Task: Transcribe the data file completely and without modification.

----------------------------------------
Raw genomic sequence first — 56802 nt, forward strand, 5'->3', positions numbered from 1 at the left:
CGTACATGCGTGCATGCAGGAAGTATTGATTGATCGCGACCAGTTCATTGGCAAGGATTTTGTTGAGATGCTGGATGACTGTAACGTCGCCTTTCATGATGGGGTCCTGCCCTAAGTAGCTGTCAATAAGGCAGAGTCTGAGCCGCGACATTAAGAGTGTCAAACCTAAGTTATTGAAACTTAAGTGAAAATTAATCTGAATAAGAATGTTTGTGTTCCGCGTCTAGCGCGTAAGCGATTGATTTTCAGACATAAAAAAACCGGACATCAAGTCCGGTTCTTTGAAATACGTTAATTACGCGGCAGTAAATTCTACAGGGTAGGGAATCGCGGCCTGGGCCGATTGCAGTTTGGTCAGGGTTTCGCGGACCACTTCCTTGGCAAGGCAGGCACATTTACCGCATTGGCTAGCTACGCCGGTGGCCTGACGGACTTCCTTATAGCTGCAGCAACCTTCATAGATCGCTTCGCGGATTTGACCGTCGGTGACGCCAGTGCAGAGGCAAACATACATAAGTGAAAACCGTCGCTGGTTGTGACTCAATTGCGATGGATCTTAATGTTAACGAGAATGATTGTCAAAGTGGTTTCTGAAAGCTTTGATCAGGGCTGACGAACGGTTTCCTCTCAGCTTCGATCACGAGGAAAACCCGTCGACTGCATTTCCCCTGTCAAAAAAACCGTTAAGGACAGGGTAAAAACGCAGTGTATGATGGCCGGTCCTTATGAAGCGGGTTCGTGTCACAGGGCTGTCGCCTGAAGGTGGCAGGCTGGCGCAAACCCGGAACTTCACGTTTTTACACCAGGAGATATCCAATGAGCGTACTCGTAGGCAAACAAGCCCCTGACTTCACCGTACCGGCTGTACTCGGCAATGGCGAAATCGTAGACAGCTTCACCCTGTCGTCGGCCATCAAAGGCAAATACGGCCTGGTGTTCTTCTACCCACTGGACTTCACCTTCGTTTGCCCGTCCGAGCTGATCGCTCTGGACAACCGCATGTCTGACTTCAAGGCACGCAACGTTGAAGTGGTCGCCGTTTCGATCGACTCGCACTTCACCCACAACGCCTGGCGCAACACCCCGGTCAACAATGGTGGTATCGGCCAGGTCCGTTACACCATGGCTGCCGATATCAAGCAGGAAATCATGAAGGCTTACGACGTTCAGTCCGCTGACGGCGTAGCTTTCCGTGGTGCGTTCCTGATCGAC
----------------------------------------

Raw genomic sequence first — 56802 nt, forward strand, 5'->3', positions numbered from 1 at the left:
CGTACATGCGTGCATGCAGGAAGTATTGATTGATCGCGACCAGTTCATTGGCAAGGATTTTGTTGAGATGCTGGATGACTGTAACGTCGCCTTTCATGATGGGGTCCTGCCCTAAGTAGCTGTCAATAAGGCAGAGTCTGAGCCGCGACATTAAGAGTGTCAAACCTAAGTTATTGAAACTTAAGTGAAAATTAATCTGAATAAGAATGTTTGTGTTCCGCGTCTAGCGCGTAAGCGATTGATTTTCAGACATAAAAAAACCGGACATCAAGTCCGGTTCTTTGAAATACGTTAATTACGCGGCAGTAAATTCTACAGGGTAGGGAATCGCGGCCTGGGCCGATTGCAGTTTGGTCAGGGTTTCGCGGACCACTTCCTTGGCAAGGCAGGCACATTTACCGCATTGGCTAGCTACGCCGGTGGCCTGACGGACTTCCTTATAGCTGCAGCAACCTTCATAGATCGCTTCGCGGATTTGACCGTCGGTGACGCCAGTGCAGAGGCAAACATACATAAGTGAAAACCGTCGCTGGTTGTGACTCAATTGCGATGGATCTTAATGTTAACGAGAATGATTGTCAAAGTGGTTTCTGAAAGCTTTGATCAGGGCTGACGAACGGTTTCCTCTCAGCTTCGATCACGAGGAAAACCCGTCGACTGCATTTCCCCTGTCAAAAAAACCGTTAAGGACAGGGTAAAAACGCAGTGTATGATGGCCGGTCCTTATGAAGCGGGTTCGTGTCACAGGGCTGTCGCCTGAAGGTGGCAGGCTGGCGCAAACCCGGAACTTCACGTTTTTACACCAGGAGATATCCAATGAGCGTACTCGTAGGCAAACAAGCCCCTGACTTCACCGTACCGGCTGTACTCGGCAATGGCGAAATCGTAGACAGCTTCACCCTGTCGTCGGCCATCAAAGGCAAATACGGCCTGGTGTTCTTCTACCCACTGGACTTCACCTTCGTTTGCCCGTCCGAGCTGATCGCTCTGGACAACCGCATGTCTGACTTCAAGGCACGCAACGTTGAAGTGGTCGCCGTTTCGATCGACTCGCACTTCACCCACAACGCCTGGCGCAACACCCCGGTCAACAATGGTGGTATCGGCCAGGTCCGTTACACCATGGCTGCCGATATCAAGCAGGAAATCATGAAGGCTTACGACGTTCAGTCCGCTGACGGCGTAGCTTTCCGTGGTGCGTTCCTGATCGAC